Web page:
The revival of English poetry in the nineteenth century: selections from Wordsworth, Coleridge, Shelley, Keats and Byron (Google eBook)

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Elinor Mead Buckingham
The Morse Company, 1897 - English poetry - 257 pages
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Page 5 - From joy to joy : for she can so inform The mind that is within us, so impress With quietness and beauty, and so feed With lofty thoughts, that neither evil tongues, Rash judgments, nor the sneers of selfish men, Nor greetings where no kindness is, nor all The dreary intercourse of daily life, Shall e'er prevail against us, or disturb Our cheerful faith that all which we behold Is full of blessings.
Page 240 - And I have loved thee, Ocean ! and my joy Of youthful sports was on thy breast to be Borne, like thy bubbles, onward : from a boy I wanton'd with thy breakers they to me Were a delight ; and if the freshening sea Made them a terror 'twas a pleasing fear, For I was as it were a child of thee, And trusted to thy billows far and near, And laid my hand upon thy mane as I do here.
Page 37 - Thou little Child, yet glorious in the might Of heaven-born freedom on thy being's height, Why with such earnest pains dost thou provoke The years to bring the inevitable yoke, Thus blindly with thy blessedness at strife? Full soon thy Soul shall have her earthly freight, And custom lie upon thee with a weight Heavy as frost, and deep almost as life!
Page 175 - And fill all fruit with ripeness to the core; To swell the gourd, and plump the hazel shells With a sweet kernel; to set budding more, And still more, later flowers for the bees, Until they think warm days will never cease; For Summer has o'erbrimm'd their clammy cells.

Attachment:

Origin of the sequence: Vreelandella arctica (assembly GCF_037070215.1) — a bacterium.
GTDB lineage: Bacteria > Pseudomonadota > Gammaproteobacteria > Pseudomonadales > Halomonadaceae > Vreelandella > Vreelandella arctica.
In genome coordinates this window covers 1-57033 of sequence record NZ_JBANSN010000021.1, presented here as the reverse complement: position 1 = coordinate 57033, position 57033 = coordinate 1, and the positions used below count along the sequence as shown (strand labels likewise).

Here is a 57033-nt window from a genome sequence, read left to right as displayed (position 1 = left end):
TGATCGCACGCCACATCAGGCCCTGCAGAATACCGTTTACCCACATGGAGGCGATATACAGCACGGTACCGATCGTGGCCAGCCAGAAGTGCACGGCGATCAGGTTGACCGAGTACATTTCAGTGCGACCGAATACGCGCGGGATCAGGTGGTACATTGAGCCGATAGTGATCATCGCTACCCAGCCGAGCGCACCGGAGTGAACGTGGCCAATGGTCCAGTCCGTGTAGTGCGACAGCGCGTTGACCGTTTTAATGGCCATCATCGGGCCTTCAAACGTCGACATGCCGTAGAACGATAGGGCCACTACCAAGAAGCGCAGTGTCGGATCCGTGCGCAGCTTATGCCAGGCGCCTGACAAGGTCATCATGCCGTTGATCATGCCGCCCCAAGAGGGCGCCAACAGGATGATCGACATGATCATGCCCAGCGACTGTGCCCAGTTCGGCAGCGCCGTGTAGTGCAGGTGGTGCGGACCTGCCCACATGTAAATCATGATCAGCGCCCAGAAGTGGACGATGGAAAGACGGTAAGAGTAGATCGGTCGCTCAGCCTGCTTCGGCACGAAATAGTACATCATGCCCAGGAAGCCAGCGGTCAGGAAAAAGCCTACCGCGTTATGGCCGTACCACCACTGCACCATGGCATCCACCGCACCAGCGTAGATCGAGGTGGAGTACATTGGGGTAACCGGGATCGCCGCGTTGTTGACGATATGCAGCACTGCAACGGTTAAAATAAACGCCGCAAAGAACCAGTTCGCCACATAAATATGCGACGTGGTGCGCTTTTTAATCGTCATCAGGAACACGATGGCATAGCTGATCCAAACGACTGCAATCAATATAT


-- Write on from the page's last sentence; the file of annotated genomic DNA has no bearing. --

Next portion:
Page 125 - I pass through the pores of the ocean and shores; I change, but I cannot die. For after the rain when with never a stain The pavilion of Heaven is bare, And the winds and sunbeams with their convex gleams Build up the blue dome of air...
Page 4 - Therefore am I still A lover of the meadows and the woods, And mountains; and of all that we behold From this green earth ; of all the mighty world Of eye and ear, both what they half create *, And what perceive; well pleased to recognise In nature and the language of the sense, The anchor of my purest thoughts, the nurse, The guide, the guardian of my heart, and soul Of all my moral being.
Page 81 - I pass, like night, from land to land; I have strange power of speech; That moment that his face I see, I know the man that must hear me: To him my tale I teach.
Page 34 - No more shall grief of mine the season wrong: I hear the echoes through the mountains throng, The winds come to me from the fields of sleep, And all the earth is gay...
Page 62 - And now the storm-blast came, and he Was tyrannous and strong : He struck with his o'ertaking wings, And chased us south along. With sloping masts and dipping prow, As who pursued with yell and blow Still treads the shadow of his foe, And forward bends his head, The ship drove fast, loud roared the blast, And southward aye we fled.
Page 37 - Thou best philosopher, who yet dost keep Thy heritage, thou eye among the blind, That, deaf and silent, read'st the eternal deep, Haunted for ever by the eternal Mind, Mighty Prophet! Seer blest! On whom those truths do rest Which we are toiling all our lives to find...

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